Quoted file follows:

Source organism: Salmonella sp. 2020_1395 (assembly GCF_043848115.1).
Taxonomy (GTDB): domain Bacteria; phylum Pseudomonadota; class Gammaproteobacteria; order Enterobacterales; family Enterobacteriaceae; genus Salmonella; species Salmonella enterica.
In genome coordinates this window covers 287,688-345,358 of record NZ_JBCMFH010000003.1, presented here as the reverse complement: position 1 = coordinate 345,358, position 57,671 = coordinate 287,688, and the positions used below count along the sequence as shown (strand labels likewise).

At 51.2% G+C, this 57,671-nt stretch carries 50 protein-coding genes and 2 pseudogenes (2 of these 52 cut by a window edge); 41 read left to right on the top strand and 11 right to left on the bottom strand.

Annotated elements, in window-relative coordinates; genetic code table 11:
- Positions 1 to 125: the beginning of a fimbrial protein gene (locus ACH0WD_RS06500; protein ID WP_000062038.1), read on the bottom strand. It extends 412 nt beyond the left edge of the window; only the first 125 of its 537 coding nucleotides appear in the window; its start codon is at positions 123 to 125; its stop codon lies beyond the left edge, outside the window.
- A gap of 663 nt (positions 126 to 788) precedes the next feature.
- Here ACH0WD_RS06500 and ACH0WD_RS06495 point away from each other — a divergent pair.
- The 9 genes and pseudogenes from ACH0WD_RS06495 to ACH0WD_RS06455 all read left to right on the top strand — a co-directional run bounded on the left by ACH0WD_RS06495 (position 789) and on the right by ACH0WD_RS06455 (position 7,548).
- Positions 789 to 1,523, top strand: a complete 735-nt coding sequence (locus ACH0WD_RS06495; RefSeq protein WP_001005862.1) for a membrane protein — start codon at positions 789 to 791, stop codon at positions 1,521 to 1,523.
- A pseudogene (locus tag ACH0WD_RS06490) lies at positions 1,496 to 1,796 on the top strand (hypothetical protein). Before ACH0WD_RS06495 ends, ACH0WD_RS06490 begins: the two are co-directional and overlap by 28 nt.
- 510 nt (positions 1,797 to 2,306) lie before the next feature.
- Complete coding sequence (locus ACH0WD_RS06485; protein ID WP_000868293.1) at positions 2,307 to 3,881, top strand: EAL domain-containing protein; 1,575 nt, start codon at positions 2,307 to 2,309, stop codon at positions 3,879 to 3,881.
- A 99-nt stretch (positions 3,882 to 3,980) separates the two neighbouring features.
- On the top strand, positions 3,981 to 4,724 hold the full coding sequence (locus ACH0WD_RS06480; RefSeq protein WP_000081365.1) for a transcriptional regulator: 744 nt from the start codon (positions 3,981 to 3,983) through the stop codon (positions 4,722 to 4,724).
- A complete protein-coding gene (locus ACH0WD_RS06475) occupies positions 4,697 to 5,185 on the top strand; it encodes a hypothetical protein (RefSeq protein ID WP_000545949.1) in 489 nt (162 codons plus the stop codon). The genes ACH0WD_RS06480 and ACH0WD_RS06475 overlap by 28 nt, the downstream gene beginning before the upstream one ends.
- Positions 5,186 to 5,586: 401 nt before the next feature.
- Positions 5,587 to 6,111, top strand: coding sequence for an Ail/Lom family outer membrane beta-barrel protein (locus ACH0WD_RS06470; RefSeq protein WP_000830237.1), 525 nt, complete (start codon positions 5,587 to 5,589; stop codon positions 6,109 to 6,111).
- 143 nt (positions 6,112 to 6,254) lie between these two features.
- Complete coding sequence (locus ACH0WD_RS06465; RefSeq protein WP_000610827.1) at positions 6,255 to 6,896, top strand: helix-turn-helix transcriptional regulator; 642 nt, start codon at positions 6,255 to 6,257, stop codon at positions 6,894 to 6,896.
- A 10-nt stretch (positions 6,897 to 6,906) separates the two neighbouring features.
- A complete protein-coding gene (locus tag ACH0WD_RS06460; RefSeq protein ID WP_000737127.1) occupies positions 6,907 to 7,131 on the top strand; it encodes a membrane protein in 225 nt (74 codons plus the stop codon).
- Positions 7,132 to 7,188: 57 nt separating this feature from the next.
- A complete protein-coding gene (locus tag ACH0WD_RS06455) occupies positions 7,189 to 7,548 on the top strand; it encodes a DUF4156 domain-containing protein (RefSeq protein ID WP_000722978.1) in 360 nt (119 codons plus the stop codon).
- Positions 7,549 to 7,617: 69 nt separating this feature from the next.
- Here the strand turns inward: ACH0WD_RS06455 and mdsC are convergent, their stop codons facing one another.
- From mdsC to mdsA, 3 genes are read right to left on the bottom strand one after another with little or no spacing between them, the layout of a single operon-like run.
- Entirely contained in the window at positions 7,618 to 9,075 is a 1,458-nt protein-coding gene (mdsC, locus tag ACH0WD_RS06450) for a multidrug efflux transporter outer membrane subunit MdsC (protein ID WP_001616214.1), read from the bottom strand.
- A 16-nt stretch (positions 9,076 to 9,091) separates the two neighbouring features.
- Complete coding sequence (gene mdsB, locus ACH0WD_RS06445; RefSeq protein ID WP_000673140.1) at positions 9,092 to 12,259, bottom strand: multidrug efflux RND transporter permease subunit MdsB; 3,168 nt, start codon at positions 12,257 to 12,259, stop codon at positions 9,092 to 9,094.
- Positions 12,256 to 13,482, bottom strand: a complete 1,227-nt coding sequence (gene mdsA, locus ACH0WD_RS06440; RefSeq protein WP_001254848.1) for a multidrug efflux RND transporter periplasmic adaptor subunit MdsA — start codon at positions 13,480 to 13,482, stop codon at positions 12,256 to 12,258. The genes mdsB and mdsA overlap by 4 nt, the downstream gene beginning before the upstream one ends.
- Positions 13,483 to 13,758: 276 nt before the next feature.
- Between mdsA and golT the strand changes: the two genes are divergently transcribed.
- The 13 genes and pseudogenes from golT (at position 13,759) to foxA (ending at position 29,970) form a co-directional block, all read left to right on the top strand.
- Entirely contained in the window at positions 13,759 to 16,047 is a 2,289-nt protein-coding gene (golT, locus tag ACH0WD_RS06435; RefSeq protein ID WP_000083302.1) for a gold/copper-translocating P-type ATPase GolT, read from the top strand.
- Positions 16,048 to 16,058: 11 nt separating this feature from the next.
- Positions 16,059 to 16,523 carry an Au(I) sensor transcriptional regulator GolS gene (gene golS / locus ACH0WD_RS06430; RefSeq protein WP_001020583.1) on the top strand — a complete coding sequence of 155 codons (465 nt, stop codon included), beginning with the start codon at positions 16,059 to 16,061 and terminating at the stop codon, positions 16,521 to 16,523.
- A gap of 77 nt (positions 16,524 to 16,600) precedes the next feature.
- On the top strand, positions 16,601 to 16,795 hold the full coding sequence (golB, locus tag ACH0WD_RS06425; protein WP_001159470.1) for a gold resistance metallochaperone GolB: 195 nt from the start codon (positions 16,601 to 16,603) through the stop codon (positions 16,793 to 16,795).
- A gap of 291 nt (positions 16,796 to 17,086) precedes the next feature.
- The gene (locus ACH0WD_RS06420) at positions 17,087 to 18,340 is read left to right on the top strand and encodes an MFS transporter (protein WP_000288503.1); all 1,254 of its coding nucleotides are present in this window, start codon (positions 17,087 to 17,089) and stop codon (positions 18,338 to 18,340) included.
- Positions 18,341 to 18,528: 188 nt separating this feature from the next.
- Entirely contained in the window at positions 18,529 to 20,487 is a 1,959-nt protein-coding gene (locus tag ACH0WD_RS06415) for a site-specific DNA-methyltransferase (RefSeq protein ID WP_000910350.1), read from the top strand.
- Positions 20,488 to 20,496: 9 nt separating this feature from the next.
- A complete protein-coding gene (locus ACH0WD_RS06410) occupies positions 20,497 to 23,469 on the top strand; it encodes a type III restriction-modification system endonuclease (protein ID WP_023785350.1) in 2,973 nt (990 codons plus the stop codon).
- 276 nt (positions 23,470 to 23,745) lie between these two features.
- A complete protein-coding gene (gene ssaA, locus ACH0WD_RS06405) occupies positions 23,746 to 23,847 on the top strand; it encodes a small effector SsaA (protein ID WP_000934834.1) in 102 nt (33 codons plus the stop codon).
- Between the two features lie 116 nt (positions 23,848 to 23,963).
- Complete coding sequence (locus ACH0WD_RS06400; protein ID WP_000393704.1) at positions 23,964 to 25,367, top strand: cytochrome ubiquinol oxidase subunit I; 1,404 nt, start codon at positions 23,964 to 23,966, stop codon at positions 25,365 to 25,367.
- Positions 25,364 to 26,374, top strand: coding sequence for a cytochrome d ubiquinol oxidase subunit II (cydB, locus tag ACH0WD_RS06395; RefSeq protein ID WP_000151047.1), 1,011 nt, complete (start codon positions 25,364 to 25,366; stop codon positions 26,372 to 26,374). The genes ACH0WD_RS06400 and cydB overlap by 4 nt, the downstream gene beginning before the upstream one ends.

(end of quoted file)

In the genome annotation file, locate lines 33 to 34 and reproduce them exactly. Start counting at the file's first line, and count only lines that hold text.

- Between mdsA and golT the strand changes: the two genes are divergently transcribed.
- The 13 genes and pseudogenes from golT (at position 13,759) to foxA (ending at position 29,970) form a co-directional block, all read left to right on the top strand.